The European Commission’s research directorate, the Joint Research Centre, has published a comprehensive study which concludes that Malta has the lowest percentage of its population in absolute poverty from all countries of the European Union.
In fact, according to this study only 1.5% of Malta’s population do not have enough income to live an adequate standard of living. This contrasts with a situation where in countries like Romania the proportion of the population in absolute poverty is 60%. In countries in the Mediterranean, rates are much higher than in our country, for example it reaches 10% in Spain, 15% in Italy and almost 30% in Greece.
To determine the number of those in absolute poverty, European Commission researchers arrived at that level of basic income that a person needs to be able to participate adequately in society. This includes the amount of income a person needs to have the necessary nutrition, decent housing, essential transportation, medical protection, as well as the fulfilment of basic social needs (e.g., a once-a-year holiday, internet, mobile, and some use of restaurants).
In the case of Malta, on average, this income is estimated at €500 per month. This is about 50% lower than the amount of income people need to live in a similar fashion in Italy and three times less than the minimum income you need to be able to live adequately in Denmark.
This reflects differences in the cost of living across countries as well as services provided for free in different countries, such as health or care.
This study was conducted to better evaluate the presence of poverty than with existing indicators. The latter indicators specify that for a person to be at risk of poverty they must have an income less than 60% of the average income. But this means that when average incomes fall, as is the case with COVID, those on fixed low incomes – such as those on social services – appear to have become less poor. This is a perverse result that could lead to those most in need after an economic crisis being ignored because they are artificially seen to have performed better.
That’s what happened in Greece after its debt crisis when those at risk of poverty fell by 20%, but this only happened because nationally average income had fallen by the same amount. In fact, during the same time there was an increase of more than 10% in the number of Greeks in a state of severe material deprivation.
Average incomes in Malta have increased by more than 40% since 2013.
In Malta’s case, in recent years we had opposite trends. Average incomes have increased by more than 40% since 2013 as more people started working and wages have improved considerably. This led to the threshold of 60% of average incomes rising very rapidly and much more than the increase in the cost of living during that time.
If one were to use the same income threshold used in 2012 to measure the risk of poverty in Malta and only increase it by the rise in the cost-of-living in recent years, one would find that the rate of those at risk of relative poverty would be around one third of the headline rate.
Opposition spokespersons often refer to the proportion of those at-risk-of-poverty without explaining how the indicator is computed.
In a recent Parliamentary Question, much was sad about the fact that whereas in 2012 there were 5.2% of those in employment who did not earn 60% of average income, in 2020 there were 7.4%. At the height of a pandemic, one would expect those in employment to take a hit in their income. In Germany, the ratio rose from 7.9% in 2019 to 10.6% in 2020. In Malta the rise was less than half that.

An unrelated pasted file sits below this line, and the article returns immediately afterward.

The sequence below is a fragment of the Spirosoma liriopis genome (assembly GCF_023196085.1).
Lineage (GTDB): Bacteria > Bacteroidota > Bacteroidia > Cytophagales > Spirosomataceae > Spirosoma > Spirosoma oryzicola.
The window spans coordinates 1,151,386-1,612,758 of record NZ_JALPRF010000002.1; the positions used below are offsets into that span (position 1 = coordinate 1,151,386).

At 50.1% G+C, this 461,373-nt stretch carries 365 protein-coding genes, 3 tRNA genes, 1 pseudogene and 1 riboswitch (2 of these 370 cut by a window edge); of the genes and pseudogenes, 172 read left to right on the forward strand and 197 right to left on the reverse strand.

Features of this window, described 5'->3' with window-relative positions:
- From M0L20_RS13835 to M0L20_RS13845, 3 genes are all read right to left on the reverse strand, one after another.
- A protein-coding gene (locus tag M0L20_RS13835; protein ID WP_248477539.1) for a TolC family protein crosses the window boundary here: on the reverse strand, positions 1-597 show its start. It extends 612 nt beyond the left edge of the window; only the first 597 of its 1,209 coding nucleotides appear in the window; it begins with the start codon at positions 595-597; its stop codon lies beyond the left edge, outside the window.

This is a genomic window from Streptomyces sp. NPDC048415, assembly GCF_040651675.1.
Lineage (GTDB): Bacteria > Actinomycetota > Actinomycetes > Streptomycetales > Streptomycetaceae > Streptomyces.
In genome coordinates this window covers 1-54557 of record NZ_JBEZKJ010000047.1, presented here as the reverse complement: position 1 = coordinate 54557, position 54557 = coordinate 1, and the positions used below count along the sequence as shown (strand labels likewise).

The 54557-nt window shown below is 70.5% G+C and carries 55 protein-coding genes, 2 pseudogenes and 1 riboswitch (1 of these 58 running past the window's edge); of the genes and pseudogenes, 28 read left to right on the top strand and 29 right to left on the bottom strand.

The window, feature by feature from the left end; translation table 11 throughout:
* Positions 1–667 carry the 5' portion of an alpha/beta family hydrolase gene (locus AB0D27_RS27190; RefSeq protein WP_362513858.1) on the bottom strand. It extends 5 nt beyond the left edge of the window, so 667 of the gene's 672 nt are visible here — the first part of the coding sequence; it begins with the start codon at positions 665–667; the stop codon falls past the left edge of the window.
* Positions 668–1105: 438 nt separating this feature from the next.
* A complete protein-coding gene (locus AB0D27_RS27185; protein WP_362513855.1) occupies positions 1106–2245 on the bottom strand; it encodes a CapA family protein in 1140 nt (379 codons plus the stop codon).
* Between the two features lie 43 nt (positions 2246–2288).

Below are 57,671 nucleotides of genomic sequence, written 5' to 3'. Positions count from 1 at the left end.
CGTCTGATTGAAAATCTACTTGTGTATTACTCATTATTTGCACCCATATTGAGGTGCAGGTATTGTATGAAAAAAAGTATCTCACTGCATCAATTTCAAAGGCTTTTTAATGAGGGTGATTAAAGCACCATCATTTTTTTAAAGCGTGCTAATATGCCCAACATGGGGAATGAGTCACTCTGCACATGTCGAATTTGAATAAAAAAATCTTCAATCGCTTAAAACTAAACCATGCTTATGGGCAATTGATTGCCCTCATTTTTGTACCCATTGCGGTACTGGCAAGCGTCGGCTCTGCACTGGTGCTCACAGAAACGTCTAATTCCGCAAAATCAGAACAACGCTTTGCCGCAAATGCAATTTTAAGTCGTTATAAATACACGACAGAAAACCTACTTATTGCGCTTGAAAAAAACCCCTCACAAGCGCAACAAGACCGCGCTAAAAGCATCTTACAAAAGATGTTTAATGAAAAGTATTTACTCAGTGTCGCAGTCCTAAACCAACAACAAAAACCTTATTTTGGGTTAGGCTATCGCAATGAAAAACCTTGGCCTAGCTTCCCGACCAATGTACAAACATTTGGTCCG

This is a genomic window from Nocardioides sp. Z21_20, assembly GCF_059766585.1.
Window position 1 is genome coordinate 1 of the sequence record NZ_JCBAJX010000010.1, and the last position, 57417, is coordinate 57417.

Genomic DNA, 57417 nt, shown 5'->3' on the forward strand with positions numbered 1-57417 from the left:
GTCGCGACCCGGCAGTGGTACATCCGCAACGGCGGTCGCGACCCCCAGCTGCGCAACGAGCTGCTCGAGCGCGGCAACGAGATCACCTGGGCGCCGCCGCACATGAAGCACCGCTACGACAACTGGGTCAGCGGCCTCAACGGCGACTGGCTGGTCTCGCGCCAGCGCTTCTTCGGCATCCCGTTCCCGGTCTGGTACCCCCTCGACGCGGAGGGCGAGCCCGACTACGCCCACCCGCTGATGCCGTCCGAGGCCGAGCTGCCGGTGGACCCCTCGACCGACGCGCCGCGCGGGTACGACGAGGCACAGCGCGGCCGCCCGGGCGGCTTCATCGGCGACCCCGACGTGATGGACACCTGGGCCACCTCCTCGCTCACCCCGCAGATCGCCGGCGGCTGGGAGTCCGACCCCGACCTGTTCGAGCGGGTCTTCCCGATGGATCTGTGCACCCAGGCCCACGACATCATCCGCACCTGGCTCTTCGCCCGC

Furthermore, the Euro area country with the highest in-work poverty rate is Luxembourg, with a rate of 11.8%. Now if anyone thinks that workers in Luxembourg are poor – let them know that the minimum wage there is the highest in the EU, at €2,100 per month for unskilled workers and €2,500 for skilled workers.
For a Maltese worker to be considered to be at-risk-of-poverty, Eurostat applied an income threshold of €6,869 in 2012, whereas in 2020 it used €9,744. This was not because the cost of living rose by this amount, but just because the average wage rose strongly. During this period, the average wage in fact rose by 4 times the increase in the cost of living.
If one were to apply the absolute poverty threshold developed by the Joint Research Centre, the rate of in-work poverty in Malta would be close to 1.5% in 2020, or nearly four times less than it was in 2012 using the same threshold.
The European Commission’s study confirms that while in many countries those at risk of poverty are also in absolute poverty, and in some countries, there are more in absolute poverty than in relative poverty, the majority of those at risk of poverty can adequately participate in social life in Malta.
The study also confirmed that in a country where the income level is equally low for all, the risk-of-poverty rate will be low, but then there would be many more that would not be able to have a minimum adequate standard of living found among those at risk of poverty in wealthier countries. For example, someone who is considered poor in Luxembourg still earns six times what someone who is not considered poor in Romania. It is not a surprise that the rate of those in material deprivation in Romania are six times more than that in Luxembourg.
The result achieved by Malta in this study confirms how well the Government has worked in recent years. It focused not just on improving the incomes of those most vulnerable, for example by increasing pensions, but has also taken steps to control the cost of living, keeping stable the cost of electricity and fuel.